-Yes, Manchester –

Young people matter, young people matter, young people matter… Walking into the pink room tonight at Yes, I look around and the place is full of them, young people. Leather jackets, dungarees and even a couple of mullets, LIFE have a voice for our generation and it’s relentless.

Straight off the back of a three-week tour around Europe promoting their new album ‘A Picture of Good Health’ LIFE have returned to the UK, just in time to turn their clocks back and pile down more motorways across the country.  Accompanying them on the Northern leg of the tour is Manchester based ‘Faux Pas’ an interesting quartet, that bring energy to the Pink Room on this cold Sunday night, they have a strong resemblance to early Placebo.

LIFE hit the stage with ‘Excites Me’ a track backed by a strong repetitive drum beat, frontman Mez takes no time unleashing his miming dance moves and immediate charismatic stage presence to the crowd. The first couple of tracks don’t seem to grab the crowd’s energy straight away, it’s not until Mez dedicates the track brilliantly named ‘Half Pint Fatherhood’ to his young son Gus and all the lone parents out there, that I get a real feel of punk from the band. The chorus crashes through the pink room and erupts the front rows of the crowd, after last seeing the band in an almost empty Gullivers in 2017, this straight away puts into perspective for me how far this band from my home city have come.

This band from Hull have really stepped it up a gear in the past 18 months, to the recognition of important ears, having been hailed by BBC 6 Music and being recognised by fellow punk rockers such as Slaves and Idles, touring as support acts over Europe for both. They have released their second album straight after a long summer of festivals, including big call ups such as Glastonbury.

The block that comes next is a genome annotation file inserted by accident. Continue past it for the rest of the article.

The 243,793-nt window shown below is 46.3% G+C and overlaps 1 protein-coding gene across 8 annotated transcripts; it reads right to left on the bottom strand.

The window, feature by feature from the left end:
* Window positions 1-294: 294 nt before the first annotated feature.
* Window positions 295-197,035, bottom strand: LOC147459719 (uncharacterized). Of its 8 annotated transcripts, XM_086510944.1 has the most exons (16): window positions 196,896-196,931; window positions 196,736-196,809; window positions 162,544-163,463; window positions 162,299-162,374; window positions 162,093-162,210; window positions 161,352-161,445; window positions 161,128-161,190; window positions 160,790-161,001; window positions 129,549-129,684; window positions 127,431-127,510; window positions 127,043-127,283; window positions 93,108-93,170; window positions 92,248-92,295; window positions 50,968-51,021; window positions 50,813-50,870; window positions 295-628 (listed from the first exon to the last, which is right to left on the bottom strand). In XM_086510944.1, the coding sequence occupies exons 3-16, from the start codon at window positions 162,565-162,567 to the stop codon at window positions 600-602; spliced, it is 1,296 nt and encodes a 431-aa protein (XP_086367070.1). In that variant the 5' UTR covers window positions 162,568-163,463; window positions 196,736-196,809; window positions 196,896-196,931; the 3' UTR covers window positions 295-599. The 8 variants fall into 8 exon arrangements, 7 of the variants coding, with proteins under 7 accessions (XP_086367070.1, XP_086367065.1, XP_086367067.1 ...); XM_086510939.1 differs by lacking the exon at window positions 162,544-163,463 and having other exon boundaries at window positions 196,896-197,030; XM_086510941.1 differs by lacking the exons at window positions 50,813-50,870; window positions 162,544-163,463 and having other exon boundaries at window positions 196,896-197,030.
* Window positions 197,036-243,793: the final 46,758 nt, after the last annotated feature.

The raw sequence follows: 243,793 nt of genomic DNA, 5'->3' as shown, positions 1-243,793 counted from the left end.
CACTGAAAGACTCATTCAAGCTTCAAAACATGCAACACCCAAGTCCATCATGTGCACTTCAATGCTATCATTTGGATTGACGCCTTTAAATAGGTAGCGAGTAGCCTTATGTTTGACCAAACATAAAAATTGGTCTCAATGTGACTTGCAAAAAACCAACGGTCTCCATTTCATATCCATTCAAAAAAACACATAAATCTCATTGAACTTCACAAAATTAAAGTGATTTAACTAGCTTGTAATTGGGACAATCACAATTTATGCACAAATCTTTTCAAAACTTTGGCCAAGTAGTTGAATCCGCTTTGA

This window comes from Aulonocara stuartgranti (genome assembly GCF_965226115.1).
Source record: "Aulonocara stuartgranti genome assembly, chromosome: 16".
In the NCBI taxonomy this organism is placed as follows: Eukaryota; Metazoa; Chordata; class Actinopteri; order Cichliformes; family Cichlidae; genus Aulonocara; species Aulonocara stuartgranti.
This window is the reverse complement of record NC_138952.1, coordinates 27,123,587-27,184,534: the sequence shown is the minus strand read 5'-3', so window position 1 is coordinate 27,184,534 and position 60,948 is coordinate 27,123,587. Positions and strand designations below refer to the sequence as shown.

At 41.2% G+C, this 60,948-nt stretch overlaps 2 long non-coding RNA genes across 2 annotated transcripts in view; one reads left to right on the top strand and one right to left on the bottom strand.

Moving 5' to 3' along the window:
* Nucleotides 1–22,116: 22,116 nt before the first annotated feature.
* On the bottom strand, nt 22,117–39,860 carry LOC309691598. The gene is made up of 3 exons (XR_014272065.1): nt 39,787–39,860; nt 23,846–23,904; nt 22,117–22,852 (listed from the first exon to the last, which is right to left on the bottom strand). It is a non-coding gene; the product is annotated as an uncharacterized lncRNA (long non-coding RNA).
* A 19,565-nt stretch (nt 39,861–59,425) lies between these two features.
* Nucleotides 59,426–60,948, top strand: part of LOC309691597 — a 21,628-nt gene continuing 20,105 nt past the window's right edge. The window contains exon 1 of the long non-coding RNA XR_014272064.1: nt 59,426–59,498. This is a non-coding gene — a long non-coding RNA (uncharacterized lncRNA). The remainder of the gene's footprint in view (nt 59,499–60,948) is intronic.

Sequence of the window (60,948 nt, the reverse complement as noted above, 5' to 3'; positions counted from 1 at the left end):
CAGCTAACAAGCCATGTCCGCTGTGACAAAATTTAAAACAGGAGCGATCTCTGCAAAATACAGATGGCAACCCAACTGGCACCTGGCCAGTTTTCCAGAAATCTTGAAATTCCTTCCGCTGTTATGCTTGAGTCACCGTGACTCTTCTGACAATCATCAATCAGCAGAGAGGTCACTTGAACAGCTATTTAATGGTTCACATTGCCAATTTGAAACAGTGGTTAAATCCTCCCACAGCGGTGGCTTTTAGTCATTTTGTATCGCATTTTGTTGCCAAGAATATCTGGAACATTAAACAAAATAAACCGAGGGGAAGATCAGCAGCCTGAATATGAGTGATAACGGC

During the set it is hard to take your attention away from front man Mez, his stage presence is captivating and at points bordering on weird… in other words its fucking great. The bassline in the track ‘Never Love Again’ stands out, this track is where I realise that the band do at times sit on the fence between early 2000’s Indie and punk, the chorus of this track sounds like it could be taken straight out of a Franz Ferdinand banger. Although the oncoming traffic of short, punk laden tracks, reminds me that this is still a punk gig.

A highlight of the set is ‘Its A Con’, a track speaking up against the 20th century fast food culture we live in, the lyrics remind us of world of false advertising we’re surrounded by daily. Mez and drummer Stew both come from backgrounds of youth work, it’s clear from the lyrics in tracks that the band recognise the struggles young people face. The lyrics from the single ‘Bum Hour’ hits hard on the subject of lack of motivation “I just wanna lie and sleep in” are words I’m sure all of us can relate to. The track ‘Hollow Thing’ takes a look at the vane society we live in with the lyrics “I look so much better than you, I look so good in black” sang from a front man posing in an almost ironical manor dressed in black and looking rather photogenic in front of the moshing crowd.

The night comes to an end with the tracks ‘Moral Fibre’ and the unforgettable ‘Popular Music’ from their first album. Sang from the shoulders of a fan, the repetitive nature of the song sums up the set. The tracks played are fast, in your face, the lyrics are repeated until they are drilled into your brain and this brings me to a downfall of the set. The band have spent most the year as a support act or on festival stages where sets are usually no longer than half an hour. As captivating as LIFE are live, I can’t help but feel this set was just a few songs short of an epic headline set. It’s a natural transition

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